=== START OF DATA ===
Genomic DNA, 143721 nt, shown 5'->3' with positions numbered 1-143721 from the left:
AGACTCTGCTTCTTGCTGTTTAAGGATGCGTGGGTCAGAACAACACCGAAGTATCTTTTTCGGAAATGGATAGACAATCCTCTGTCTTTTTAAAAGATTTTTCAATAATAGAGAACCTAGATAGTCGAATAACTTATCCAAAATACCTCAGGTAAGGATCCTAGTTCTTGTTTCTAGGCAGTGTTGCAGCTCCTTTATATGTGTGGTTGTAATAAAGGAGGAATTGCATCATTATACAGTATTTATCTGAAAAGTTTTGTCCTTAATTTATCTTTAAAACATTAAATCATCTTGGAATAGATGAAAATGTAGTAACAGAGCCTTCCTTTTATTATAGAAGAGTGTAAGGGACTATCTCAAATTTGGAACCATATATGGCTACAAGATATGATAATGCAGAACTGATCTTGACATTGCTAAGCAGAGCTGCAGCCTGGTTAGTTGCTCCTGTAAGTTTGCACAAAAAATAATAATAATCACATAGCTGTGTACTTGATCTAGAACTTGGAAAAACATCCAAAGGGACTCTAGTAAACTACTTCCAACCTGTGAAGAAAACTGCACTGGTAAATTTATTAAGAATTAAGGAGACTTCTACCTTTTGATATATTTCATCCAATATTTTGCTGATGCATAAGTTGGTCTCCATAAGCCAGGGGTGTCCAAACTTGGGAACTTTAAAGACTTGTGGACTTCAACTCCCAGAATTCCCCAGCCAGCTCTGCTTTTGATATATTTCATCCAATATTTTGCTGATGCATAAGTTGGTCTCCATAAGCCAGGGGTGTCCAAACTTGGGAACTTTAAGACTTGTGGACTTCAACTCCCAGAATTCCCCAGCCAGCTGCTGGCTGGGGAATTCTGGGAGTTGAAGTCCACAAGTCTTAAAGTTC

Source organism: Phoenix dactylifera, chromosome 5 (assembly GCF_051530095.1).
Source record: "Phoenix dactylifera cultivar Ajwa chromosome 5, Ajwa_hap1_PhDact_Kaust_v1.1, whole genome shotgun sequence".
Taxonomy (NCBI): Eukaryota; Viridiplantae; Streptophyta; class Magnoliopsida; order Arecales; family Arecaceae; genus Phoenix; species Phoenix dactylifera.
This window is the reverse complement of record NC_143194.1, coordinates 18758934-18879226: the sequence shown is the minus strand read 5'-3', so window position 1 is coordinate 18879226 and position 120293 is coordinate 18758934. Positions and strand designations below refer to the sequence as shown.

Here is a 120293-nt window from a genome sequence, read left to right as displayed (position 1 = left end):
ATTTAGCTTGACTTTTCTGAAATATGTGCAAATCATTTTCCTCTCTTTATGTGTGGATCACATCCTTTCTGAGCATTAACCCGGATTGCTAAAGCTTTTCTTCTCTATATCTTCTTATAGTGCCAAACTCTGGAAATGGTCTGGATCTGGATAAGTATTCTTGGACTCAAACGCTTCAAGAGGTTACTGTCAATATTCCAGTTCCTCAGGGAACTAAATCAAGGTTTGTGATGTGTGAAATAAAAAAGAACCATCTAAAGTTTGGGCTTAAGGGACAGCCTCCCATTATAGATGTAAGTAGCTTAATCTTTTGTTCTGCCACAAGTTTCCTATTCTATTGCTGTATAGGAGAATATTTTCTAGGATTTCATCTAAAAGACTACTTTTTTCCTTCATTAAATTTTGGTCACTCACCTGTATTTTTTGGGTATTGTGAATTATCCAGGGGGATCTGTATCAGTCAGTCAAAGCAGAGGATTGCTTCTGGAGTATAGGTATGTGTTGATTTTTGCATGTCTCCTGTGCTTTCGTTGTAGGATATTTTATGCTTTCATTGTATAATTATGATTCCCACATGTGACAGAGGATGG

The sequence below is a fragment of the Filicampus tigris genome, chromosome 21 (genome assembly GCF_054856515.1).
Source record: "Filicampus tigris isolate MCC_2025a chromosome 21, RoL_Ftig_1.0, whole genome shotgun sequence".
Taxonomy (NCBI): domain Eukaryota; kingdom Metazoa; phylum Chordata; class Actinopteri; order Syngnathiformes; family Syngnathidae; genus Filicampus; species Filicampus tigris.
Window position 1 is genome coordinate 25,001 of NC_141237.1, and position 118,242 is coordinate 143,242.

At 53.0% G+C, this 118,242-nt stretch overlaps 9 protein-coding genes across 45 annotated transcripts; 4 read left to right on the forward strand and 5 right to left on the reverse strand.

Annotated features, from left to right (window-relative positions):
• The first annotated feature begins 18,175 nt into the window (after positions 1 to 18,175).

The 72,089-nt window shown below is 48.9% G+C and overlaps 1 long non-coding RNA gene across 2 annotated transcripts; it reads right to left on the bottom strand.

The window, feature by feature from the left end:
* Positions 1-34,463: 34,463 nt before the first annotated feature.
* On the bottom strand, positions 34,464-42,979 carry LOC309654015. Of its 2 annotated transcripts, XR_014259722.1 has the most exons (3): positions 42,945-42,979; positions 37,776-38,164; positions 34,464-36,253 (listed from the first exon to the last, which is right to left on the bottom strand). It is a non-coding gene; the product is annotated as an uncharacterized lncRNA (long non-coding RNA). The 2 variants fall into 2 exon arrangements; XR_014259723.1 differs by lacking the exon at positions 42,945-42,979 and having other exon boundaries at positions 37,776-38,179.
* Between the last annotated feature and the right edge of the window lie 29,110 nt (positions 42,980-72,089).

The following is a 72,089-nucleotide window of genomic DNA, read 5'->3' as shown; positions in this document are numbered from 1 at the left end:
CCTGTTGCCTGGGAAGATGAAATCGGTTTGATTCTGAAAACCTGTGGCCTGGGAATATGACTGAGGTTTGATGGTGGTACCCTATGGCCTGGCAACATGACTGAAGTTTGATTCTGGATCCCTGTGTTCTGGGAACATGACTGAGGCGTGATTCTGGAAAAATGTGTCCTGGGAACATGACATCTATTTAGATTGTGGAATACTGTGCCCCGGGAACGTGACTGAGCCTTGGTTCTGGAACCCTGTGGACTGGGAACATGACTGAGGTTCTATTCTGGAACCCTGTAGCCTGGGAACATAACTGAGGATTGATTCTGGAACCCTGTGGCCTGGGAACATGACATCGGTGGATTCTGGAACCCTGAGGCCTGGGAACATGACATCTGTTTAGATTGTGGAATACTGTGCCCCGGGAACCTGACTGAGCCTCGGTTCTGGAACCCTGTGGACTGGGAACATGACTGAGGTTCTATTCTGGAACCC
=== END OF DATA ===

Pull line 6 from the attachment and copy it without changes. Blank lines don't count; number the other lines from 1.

This window is the reverse complement of record NC_143194.1, coordinates 18758934-18879226: the sequence shown is the minus strand read 5'-3', so window position 1 is coordinate 18879226 and position 120293 is coordinate 18758934. Positions and strand designations below refer to the sequence as shown.